So far we've seen that we were created to seek happiness and that desire for happiness is intended to lead us to God (heaven); though we may reject him (hell). Now it's time to look at everyone's favorite topic: purgatory.
Purgatory is possibly the least understood—and therefore least accepted—Catholic teachings. Many of the explanations of the place are confusing and abstractly theological and the word "purgatory" stirs up almost as much mistrust as "indulgence" or "inquisition". Purgatory is one of those doctrines that few people really understand but almost everyone thinks is bad.
Nothing could be farther from the truth. We're going to explain purgatory as simply as I can manage and hopefully demystify it to show the innocent, common-sense reality that it is.
If you want to know what purgatory is; picture a sink. That's it; a sink with an infinite supply of soap, towels, and hot water. See, that's not so bad.
When we discussed hell we used an analogy of muddy shoes and a clean house. The muddy shoes signified sin and we had the choice between throwing away the shoes (sin) to enter the house (heaven) or to keep the shoes and not enter the house (hell). It was our choice. However, let's say that upon deciding to "repent" of our shoes and throw them away we make a horrifying discovery:
We have mud on our feet.
Sin can be repented of and discarded because it is external to us. It's something wedo not who weare. If it were a disease it would be a tumor; the appropriate treatment is surgically cutting it out and throwing it away. However, sin leaves a stain—like the stains we get on our feet and hands from wearing and removing filthy boots—on all who use it. The stain comes in the form of corruption of the soul; as evidenced by our continued attachment to the repented of sin.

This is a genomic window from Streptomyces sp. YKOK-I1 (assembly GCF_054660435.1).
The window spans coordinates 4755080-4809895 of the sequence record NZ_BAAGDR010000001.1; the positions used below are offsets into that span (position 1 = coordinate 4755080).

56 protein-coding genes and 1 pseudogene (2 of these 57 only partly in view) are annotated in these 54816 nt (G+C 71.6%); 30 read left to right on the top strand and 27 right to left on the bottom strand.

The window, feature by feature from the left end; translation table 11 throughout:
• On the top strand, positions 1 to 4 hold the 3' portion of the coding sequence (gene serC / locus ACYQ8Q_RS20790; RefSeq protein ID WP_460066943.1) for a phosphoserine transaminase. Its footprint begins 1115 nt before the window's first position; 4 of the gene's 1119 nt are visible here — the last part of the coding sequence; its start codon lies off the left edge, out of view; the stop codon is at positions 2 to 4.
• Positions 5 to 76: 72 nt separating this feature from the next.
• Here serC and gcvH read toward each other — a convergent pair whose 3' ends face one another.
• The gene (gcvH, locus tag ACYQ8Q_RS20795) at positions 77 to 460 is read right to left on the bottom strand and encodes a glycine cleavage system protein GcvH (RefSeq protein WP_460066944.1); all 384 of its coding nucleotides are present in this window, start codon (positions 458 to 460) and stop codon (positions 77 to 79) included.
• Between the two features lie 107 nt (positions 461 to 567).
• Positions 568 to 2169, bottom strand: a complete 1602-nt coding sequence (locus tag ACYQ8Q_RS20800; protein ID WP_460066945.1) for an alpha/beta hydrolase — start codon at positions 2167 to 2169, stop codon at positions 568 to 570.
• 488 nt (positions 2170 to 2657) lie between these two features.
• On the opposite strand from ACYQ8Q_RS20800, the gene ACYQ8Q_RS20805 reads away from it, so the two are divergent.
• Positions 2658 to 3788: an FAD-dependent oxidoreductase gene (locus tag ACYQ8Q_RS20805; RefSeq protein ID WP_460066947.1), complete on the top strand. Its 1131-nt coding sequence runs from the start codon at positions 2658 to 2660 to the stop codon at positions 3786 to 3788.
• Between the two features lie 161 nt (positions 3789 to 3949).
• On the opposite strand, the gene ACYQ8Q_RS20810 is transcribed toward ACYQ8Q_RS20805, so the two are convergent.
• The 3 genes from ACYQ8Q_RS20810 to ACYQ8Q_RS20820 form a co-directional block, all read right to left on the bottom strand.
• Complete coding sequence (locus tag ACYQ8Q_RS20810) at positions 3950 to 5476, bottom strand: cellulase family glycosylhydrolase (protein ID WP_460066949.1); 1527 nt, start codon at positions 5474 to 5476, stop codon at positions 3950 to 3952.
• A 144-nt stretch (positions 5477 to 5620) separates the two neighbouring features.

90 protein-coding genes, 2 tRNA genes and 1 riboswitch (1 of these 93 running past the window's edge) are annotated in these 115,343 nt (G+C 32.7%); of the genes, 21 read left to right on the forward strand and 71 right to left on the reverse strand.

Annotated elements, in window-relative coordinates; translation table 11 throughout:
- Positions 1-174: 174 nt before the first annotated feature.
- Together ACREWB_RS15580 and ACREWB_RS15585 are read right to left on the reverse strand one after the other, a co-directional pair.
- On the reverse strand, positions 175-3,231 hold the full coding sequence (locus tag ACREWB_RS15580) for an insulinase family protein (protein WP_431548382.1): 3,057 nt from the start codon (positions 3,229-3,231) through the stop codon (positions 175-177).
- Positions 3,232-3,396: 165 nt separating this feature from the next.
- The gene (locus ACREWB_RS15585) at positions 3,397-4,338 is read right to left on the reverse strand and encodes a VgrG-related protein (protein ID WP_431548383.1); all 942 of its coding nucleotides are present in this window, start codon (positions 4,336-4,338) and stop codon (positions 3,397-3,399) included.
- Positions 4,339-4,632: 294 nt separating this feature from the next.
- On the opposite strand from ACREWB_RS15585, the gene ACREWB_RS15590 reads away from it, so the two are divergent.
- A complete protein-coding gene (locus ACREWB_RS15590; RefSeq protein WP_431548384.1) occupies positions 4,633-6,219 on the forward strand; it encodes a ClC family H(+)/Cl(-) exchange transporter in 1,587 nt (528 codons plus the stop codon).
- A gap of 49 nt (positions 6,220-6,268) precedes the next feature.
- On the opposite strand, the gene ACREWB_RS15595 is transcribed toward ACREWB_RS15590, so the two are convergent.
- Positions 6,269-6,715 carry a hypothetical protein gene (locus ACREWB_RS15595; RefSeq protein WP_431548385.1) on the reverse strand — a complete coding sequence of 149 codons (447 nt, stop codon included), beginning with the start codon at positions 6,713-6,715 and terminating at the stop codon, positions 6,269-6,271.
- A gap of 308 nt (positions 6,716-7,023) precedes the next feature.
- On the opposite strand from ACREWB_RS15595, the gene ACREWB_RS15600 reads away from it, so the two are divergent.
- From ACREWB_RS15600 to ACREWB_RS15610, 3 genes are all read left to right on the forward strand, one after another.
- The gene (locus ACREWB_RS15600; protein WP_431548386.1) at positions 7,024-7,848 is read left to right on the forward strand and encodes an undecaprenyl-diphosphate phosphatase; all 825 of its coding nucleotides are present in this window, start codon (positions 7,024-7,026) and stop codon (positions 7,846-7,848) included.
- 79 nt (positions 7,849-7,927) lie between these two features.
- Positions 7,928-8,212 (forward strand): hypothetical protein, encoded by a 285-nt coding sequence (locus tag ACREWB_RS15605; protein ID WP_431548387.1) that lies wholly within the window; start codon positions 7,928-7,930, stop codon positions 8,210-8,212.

"Conforming to Christ" is a common Christian expression for changing our hearts to be like his. If accepting grace and practicing virtue conform us to Christ then rejecting grace and neglecting virtue (sin) un-conforms us to Christ; and conforms us to the nature of sin. The more we sin the more naturally we sin again; this is the stain sin leaves on our soul.
This stain represents a real problem. As long as my feet are dirty—to continue the analogy—I may not enter your house but I can't very well cut off my feet, can I? Perhaps feet could be removed but a soul, the core of our life, cannot be cut apart. Now what? Am I damned to hell because, even though I repent of my sin, I am not perfectly conformed to Christ?
Enter purgatory. Imagine you show me this heavenly bathroom where I may wash this stain away for as long as it takes. Will it be five minutes or one thousand years? I don't know; but eventually the stain will be washed away and I will be perfectly clean and able to enter.
On earth it's always two steps forward and one step back; we make it so far in our journey only to fall again. Purgatory is simply an opportunity to continue to process without the struggle of sin constantly pulling us backwards. When we see purgatory as a gracious opportunity to continue letting Christ's grace change our hearts to be like him; who can say it's anything but a blessing?